It is only recently that some of these works, that had been purchased and left South Africa, have returned and are now up for sale. Art historian and scholar Karel Nel, remarks that when a crate of artworks by Preller arrived from New York to go on sale in South Africa in 2016 he felt like the archaeologist Howard Carter must have felt discovering the ancient tomb of Tutankhamun.
Preller’s influences were many, from his service in the ambulance corps during World War II and time spent as a POW to his interest in African art, and particularly in masks, and his travels in Europe, North Africa and the Indian Ocean islands.
A serious and dedicated man, Preller worked with great intensity and his work is complex, and many-layered. Something that makes the experience of viewing the diverse pieces incredibly compelling. You want to look, and look some more. There are always mysterious elements, dreamlike landscapes or figures that are intriguing. As Nel says, “there is a great difference between prettiness and beauty, and Preller created inordinate beauty.”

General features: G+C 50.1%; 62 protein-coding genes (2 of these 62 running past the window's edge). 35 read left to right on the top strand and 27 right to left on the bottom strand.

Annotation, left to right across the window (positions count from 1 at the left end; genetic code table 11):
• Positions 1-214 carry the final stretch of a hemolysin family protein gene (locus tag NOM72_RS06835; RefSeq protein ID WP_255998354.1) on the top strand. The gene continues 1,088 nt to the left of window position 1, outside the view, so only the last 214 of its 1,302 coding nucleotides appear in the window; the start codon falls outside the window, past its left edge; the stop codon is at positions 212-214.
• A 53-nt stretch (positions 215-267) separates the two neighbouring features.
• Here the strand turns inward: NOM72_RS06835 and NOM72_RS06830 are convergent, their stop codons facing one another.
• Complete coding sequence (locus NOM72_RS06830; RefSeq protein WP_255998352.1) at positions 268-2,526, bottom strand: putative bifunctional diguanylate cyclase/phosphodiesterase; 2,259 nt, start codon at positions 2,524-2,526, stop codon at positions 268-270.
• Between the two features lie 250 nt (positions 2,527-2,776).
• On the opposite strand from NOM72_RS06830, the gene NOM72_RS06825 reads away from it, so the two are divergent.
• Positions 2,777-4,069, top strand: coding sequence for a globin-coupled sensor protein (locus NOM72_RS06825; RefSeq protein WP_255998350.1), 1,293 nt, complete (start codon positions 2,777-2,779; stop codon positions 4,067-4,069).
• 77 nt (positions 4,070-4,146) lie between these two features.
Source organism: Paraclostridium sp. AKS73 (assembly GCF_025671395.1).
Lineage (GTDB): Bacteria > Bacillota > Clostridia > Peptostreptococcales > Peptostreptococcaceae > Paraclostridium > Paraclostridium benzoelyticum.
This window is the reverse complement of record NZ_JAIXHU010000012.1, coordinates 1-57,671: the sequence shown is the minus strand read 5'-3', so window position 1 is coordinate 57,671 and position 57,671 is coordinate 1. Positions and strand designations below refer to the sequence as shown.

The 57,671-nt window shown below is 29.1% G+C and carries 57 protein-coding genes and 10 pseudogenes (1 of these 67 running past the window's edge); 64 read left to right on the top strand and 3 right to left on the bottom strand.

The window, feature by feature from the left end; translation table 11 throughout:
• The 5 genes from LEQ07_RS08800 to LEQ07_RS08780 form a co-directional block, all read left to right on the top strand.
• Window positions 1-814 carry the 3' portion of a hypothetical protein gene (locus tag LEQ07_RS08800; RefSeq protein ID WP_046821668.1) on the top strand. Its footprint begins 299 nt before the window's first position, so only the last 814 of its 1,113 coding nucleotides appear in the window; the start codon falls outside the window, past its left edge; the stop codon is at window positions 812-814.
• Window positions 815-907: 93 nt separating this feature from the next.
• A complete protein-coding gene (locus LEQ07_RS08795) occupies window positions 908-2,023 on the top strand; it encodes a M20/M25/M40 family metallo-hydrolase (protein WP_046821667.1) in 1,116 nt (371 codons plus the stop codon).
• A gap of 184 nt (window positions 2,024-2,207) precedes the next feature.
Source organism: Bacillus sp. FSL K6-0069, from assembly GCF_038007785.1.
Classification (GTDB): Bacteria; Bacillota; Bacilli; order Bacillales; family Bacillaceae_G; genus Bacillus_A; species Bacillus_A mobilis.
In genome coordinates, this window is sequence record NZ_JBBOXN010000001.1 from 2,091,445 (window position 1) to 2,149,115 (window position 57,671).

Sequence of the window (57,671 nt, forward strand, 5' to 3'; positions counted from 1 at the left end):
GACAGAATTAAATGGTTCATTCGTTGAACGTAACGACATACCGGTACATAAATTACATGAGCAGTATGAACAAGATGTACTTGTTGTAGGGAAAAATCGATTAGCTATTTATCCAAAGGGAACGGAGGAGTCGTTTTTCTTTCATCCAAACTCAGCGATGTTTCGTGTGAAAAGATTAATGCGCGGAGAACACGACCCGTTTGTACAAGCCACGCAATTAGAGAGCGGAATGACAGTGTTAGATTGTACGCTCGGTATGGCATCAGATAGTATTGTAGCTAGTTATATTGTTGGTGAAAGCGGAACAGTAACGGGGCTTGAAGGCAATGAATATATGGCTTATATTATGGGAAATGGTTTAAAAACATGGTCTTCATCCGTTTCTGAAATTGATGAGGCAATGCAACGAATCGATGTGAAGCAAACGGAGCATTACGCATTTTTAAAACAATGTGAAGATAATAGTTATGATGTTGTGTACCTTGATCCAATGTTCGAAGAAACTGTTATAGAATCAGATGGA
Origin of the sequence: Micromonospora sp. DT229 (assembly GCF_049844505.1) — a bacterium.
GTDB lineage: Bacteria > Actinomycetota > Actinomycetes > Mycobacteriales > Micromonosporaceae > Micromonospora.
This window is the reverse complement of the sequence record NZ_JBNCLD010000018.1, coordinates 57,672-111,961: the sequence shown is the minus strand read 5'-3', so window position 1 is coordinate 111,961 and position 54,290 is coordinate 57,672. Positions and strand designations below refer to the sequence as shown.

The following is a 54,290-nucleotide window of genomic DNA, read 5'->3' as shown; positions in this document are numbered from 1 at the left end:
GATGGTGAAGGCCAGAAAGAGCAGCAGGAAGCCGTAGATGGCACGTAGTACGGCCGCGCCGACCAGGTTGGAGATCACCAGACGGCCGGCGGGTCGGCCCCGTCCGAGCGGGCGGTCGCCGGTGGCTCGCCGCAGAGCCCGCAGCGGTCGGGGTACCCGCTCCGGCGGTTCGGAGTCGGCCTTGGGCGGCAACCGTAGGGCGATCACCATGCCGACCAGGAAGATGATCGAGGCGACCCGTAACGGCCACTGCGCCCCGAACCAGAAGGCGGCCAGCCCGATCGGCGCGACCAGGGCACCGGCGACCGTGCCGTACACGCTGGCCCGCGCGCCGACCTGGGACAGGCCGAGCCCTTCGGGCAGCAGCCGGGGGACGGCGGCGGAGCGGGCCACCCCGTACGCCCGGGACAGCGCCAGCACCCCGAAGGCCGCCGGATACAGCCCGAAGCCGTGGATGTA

Preller delves into the symbolic nature of the animal world and how this relates to the human psyche as he explores how in many cultures the highly revered animal becomes deeply associated with the consciousness of human beings
This feature is part of an on-going series highlighting the works of South Africa's most celebrated artists. Previous features have included profiles on JH Pierneef , Gerard Sekoto and Vladimir Tretchikoff.